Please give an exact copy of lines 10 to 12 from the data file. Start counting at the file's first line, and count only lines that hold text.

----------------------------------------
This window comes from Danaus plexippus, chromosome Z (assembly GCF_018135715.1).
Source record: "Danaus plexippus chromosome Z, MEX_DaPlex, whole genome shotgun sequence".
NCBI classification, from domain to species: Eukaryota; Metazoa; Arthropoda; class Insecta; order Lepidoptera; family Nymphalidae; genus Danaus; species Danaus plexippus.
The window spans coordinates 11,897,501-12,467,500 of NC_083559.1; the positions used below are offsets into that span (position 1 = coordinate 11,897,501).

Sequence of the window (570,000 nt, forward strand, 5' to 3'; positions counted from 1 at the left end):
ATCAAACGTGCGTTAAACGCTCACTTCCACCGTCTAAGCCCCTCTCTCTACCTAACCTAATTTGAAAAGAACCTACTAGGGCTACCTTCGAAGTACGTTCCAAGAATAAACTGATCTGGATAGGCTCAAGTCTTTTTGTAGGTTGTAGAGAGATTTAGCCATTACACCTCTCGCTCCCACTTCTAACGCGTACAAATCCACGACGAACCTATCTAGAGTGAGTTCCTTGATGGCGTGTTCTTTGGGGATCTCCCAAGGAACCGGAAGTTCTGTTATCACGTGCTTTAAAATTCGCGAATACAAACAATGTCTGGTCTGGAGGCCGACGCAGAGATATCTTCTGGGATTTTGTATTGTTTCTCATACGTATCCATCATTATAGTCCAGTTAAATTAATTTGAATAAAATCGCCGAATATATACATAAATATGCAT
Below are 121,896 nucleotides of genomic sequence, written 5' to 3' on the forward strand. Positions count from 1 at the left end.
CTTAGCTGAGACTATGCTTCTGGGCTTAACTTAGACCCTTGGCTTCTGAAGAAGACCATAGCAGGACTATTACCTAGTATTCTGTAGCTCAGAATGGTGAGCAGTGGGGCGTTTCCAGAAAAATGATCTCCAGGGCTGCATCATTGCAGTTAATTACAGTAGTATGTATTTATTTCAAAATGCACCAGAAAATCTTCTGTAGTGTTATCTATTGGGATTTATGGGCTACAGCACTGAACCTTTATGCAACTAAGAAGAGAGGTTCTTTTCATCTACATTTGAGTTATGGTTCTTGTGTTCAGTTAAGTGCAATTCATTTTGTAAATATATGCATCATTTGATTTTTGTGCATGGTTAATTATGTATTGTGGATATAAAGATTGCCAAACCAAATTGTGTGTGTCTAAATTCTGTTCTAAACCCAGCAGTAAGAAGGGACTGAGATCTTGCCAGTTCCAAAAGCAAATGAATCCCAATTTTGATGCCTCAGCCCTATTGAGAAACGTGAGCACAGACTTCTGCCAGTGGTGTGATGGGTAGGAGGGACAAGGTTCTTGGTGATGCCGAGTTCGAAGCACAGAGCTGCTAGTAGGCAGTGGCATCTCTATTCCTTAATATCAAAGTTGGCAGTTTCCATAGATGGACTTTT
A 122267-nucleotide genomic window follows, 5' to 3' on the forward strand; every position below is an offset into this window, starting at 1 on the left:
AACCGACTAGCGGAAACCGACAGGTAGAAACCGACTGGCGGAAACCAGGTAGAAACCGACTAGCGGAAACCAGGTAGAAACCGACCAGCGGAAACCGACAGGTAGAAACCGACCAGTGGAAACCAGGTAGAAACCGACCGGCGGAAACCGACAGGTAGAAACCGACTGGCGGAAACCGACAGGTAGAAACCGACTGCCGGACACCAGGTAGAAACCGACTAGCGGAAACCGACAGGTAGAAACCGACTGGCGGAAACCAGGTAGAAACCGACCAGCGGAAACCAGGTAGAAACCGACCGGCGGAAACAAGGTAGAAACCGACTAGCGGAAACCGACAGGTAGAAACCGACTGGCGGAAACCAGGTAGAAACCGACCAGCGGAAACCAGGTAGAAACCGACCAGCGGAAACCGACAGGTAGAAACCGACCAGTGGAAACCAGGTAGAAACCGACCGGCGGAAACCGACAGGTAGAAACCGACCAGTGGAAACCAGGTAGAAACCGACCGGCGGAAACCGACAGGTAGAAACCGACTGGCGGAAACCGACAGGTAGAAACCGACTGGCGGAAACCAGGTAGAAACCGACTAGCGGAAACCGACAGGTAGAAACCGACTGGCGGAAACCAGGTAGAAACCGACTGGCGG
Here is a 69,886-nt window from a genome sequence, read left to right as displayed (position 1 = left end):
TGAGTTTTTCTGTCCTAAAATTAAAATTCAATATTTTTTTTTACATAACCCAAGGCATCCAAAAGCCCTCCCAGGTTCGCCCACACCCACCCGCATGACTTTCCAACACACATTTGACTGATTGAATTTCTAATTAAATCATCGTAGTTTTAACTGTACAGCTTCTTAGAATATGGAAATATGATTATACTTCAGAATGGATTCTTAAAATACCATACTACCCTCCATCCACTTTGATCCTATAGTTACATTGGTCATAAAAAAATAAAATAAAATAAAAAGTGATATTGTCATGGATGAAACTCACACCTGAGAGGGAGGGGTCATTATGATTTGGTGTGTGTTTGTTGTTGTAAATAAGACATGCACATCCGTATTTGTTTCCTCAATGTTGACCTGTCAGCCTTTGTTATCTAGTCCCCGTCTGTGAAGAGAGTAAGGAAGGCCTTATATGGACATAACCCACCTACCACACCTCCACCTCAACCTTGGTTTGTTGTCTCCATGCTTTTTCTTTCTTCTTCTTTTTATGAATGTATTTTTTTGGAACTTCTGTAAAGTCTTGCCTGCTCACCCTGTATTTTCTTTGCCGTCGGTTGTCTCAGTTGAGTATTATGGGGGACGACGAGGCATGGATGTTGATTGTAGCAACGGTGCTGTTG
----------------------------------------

AACCGACTAGCGGAAACCGACAGGTAGAAACCGACTGGCGGAAACCAGGTAGAAACCGACTAGCGGAAACCAGGTAGAAACCGACCAGCGGAAACCGACAGGTAGAAACCGACCAGTGGAAACCAGGTAGAAACCGACCGGCGGAAACCGACAGGTAGAAACCGACTGGCGGAAACCGACAGGTAGAAACCGACTGCCGGACACCAGGTAGAAACCGACTAGCGGAAACCGACAGGTAGAAACCGACTGGCGGAAACCAGGTAGAAACCGACCAGCGGAAACCAGGTAGAAACCGACCGGCGGAAACAAGGTAGAAACCGACTAGCGGAAACCGACAGGTAGAAACCGACTGGCGGAAACCAGGTAGAAACCGACCAGCGGAAACCAGGTAGAAACCGACCAGCGGAAACCGACAGGTAGAAACCGACCAGTGGAAACCAGGTAGAAACCGACCGGCGGAAACCGACAGGTAGAAACCGACCAGTGGAAACCAGGTAGAAACCGACCGGCGGAAACCGACAGGTAGAAACCGACTGGCGGAAACCGACAGGTAGAAACCGACTGGCGGAAACCAGGTAGAAACCGACTAGCGGAAACCGACAGGTAGAAACCGACTGGCGGAAACCAGGTAGAAACCGACTGGCGG
Here is a 69,886-nt window from a genome sequence, read left to right as displayed (position 1 = left end):
TGAGTTTTTCTGTCCTAAAATTAAAATTCAATATTTTTTTTTACATAACCCAAGGCATCCAAAAGCCCTCCCAGGTTCGCCCACACCCACCCGCATGACTTTCCAACACACATTTGACTGATTGAATTTCTAATTAAATCATCGTAGTTTTAACTGTACAGCTTCTTAGAATATGGAAATATGATTATACTTCAGAATGGATTCTTAAAATACCATACTACCCTCCATCCACTTTGATCCTATAGTTACATTGGTCATAAAAAAATAAAATAAAATAAAAAGTGATATTGTCATGGATGAAACTCACACCTGAGAGGGAGGGGTCATTATGATTTGGTGTGTGTTTGTTGTTGTAAATAAGACATGCACATCCGTATTTGTTTCCTCAATGTTGACCTGTCAGCCTTTGTTATCTAGTCCCCGTCTGTGAAGAGAGTAAGGAAGGCCTTATATGGACATAACCCACCTACCACACCTCCACCTCAACCTTGGTTTGTTGTCTCCATGCTTTTTCTTTCTTCTTCTTTTTATGAATGTATTTTTTTGGAACTTCTGTAAAGTCTTGCCTGCTCACCCTGTATTTTCTTTGCCGTCGGTTGTCTCAGTTGAGTATTATGGGGGACGACGAGGCATGGATGTTGATTGTAGCAACGGTGCTGTTG